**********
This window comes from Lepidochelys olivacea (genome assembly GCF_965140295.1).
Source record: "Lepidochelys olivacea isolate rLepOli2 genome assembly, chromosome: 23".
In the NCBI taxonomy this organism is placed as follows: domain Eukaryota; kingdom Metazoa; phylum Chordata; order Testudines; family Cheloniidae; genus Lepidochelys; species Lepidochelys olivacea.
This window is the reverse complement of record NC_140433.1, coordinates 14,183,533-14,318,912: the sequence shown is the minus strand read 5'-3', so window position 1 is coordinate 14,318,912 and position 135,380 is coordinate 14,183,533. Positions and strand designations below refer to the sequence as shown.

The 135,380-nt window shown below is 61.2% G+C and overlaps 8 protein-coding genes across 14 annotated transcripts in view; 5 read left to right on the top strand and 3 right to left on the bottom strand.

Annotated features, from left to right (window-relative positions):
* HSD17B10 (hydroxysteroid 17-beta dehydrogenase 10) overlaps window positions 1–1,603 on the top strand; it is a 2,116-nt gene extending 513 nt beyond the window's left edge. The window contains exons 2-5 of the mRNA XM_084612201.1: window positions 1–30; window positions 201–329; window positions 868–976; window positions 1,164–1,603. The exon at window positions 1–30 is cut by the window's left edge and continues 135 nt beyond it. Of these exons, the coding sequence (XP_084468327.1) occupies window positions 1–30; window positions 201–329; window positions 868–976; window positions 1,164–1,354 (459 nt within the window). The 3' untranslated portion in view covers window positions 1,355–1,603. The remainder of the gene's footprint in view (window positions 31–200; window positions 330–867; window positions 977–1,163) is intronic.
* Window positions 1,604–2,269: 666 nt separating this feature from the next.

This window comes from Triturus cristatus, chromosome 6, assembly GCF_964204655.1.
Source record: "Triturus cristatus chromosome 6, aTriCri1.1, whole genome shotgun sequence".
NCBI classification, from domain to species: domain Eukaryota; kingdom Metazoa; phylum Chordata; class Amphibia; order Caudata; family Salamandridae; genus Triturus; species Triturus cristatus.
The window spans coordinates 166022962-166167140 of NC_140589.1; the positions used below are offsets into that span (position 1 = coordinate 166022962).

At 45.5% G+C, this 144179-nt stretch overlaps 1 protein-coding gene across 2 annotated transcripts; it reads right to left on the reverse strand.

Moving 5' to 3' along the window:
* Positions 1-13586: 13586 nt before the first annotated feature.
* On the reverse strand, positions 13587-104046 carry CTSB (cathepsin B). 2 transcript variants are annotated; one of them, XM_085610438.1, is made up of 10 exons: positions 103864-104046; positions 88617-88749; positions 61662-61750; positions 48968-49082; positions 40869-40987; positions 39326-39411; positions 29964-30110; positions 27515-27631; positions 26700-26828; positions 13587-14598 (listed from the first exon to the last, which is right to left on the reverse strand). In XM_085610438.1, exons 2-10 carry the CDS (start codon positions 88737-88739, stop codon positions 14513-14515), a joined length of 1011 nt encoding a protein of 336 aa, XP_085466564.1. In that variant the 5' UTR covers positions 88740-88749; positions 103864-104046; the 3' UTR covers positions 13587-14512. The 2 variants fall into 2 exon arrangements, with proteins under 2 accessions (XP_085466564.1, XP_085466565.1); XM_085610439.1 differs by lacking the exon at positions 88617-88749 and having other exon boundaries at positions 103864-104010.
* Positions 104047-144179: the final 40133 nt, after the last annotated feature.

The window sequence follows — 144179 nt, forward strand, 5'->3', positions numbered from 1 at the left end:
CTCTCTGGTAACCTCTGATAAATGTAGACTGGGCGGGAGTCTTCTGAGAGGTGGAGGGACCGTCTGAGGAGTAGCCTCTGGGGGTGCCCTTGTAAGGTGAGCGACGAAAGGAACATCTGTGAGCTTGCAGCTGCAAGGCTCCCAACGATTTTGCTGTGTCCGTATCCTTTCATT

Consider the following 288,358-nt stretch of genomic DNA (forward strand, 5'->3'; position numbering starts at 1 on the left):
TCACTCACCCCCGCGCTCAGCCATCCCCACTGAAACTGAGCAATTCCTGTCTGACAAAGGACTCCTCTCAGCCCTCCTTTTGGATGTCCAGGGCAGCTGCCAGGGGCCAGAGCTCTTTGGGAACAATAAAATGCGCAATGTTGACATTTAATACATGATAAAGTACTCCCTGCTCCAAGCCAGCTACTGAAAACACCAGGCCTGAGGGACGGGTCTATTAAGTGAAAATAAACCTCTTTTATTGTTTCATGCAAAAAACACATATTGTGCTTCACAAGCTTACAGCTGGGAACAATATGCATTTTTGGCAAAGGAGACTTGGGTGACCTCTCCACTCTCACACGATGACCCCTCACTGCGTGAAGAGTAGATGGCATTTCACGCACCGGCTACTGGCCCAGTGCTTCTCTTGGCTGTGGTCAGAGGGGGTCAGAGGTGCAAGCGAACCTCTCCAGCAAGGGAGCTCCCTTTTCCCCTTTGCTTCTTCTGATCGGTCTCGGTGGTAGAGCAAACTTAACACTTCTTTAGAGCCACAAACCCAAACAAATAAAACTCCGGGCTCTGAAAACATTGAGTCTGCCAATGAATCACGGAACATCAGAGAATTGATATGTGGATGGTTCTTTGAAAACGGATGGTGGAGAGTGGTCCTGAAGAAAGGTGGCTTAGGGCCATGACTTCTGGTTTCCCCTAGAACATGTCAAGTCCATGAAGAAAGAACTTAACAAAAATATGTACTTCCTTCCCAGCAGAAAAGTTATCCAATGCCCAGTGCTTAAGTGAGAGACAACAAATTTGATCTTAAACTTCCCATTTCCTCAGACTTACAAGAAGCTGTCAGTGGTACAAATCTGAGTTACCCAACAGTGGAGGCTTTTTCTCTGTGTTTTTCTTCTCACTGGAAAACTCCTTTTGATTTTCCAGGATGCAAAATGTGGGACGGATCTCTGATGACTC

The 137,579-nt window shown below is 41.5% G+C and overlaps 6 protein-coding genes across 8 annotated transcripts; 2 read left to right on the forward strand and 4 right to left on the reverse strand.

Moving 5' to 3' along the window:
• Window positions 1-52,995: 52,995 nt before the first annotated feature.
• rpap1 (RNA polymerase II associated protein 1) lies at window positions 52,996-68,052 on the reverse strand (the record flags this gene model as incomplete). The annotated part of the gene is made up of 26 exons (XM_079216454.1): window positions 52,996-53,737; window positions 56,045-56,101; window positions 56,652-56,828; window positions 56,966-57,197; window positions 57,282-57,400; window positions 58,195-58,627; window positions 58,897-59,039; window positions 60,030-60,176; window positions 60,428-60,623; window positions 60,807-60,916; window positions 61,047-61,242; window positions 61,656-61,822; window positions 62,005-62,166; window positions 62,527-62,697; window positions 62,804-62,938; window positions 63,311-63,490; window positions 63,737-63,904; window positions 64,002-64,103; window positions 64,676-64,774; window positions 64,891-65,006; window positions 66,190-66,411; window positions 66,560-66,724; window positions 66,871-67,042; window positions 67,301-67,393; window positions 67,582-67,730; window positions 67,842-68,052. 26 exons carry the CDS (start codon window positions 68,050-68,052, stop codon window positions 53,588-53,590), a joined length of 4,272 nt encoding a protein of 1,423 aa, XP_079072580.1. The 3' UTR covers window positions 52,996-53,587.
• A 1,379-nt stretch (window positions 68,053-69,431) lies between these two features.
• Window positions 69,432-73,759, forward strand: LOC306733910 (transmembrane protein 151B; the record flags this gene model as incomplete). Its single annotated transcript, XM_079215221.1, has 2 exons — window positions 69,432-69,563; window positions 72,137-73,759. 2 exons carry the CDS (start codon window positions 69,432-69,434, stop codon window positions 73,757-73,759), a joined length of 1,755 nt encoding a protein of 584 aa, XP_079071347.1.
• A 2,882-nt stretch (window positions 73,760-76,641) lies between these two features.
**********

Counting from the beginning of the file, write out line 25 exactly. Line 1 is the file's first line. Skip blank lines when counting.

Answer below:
• rpap1 (RNA polymerase II associated protein 1) lies at window positions 52,996-68,052 on the reverse strand (the record flags this gene model as incomplete). The annotated part of the gene is made up of 26 exons (XM_079216454.1): window positions 52,996-53,737; window positions 56,045-56,101; window positions 56,652-56,828; window positions 56,966-57,197; window positions 57,282-57,400; window positions 58,195-58,627; window positions 58,897-59,039; window positions 60,030-60,176; window positions 60,428-60,623; window positions 60,807-60,916; window positions 61,047-61,242; window positions 61,656-61,822; window positions 62,005-62,166; window positions 62,527-62,697; window positions 62,804-62,938; window positions 63,311-63,490; window positions 63,737-63,904; window positions 64,002-64,103; window positions 64,676-64,774; window positions 64,891-65,006; window positions 66,190-66,411; window positions 66,560-66,724; window positions 66,871-67,042; window positions 67,301-67,393; window positions 67,582-67,730; window positions 67,842-68,052. 26 exons carry the CDS (start codon window positions 68,050-68,052, stop codon window positions 53,588-53,590), a joined length of 4,272 nt encoding a protein of 1,423 aa, XP_079072580.1. The 3' UTR covers window positions 52,996-53,587.